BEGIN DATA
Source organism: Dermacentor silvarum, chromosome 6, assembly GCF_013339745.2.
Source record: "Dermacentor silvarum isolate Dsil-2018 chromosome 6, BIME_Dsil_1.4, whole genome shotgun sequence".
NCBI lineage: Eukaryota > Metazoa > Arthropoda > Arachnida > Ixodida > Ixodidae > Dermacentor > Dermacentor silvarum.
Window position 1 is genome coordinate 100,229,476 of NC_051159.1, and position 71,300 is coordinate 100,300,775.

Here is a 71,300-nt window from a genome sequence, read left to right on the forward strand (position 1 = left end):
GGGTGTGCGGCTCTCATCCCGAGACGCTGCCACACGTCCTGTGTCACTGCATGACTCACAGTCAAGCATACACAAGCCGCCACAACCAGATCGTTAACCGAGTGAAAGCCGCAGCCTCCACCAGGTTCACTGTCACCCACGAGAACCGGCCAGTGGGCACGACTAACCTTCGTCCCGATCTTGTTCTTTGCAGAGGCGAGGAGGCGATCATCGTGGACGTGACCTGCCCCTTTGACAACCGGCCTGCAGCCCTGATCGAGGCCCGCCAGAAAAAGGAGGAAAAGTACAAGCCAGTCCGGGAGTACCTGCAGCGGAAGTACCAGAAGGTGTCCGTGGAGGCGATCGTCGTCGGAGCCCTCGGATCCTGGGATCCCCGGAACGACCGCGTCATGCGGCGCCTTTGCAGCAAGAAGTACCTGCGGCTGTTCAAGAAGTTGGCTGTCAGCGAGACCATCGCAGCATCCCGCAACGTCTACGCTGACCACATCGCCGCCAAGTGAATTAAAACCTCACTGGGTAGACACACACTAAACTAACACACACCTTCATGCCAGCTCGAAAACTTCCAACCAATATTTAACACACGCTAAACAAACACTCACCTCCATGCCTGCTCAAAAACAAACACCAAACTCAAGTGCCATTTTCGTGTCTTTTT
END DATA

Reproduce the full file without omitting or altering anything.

Source organism: Dermacentor silvarum, chromosome 6, assembly GCF_013339745.2.
Source record: "Dermacentor silvarum isolate Dsil-2018 chromosome 6, BIME_Dsil_1.4, whole genome shotgun sequence".
NCBI lineage: Eukaryota > Metazoa > Arthropoda > Arachnida > Ixodida > Ixodidae > Dermacentor > Dermacentor silvarum.
Window position 1 is genome coordinate 100,229,476 of NC_051159.1, and position 71,300 is coordinate 100,300,775.

Here is a 71,300-nt window from a genome sequence, read left to right on the forward strand (position 1 = left end):
GGGTGTGCGGCTCTCATCCCGAGACGCTGCCACACGTCCTGTGTCACTGCATGACTCACAGTCAAGCATACACAAGCCGCCACAACCAGATCGTTAACCGAGTGAAAGCCGCAGCCTCCACCAGGTTCACTGTCACCCACGAGAACCGGCCAGTGGGCACGACTAACCTTCGTCCCGATCTTGTTCTTTGCAGAGGCGAGGAGGCGATCATCGTGGACGTGACCTGCCCCTTTGACAACCGGCCTGCAGCCCTGATCGAGGCCCGCCAGAAAAAGGAGGAAAAGTACAAGCCAGTCCGGGAGTACCTGCAGCGGAAGTACCAGAAGGTGTCCGTGGAGGCGATCGTCGTCGGAGCCCTCGGATCCTGGGATCCCCGGAACGACCGCGTCATGCGGCGCCTTTGCAGCAAGAAGTACCTGCGGCTGTTCAAGAAGTTGGCTGTCAGCGAGACCATCGCAGCATCCCGCAACGTCTACGCTGACCACATCGCCGCCAAGTGAATTAAAACCTCACTGGGTAGACACACACTAAACTAACACACACCTTCATGCCAGCTCGAAAACTTCCAACCAATATTTAACACACGCTAAACAAACACTCACCTCCATGCCTGCTCAAAAACAAACACCAAACTCAAGTGCCATTTTCGTGTCTTTTT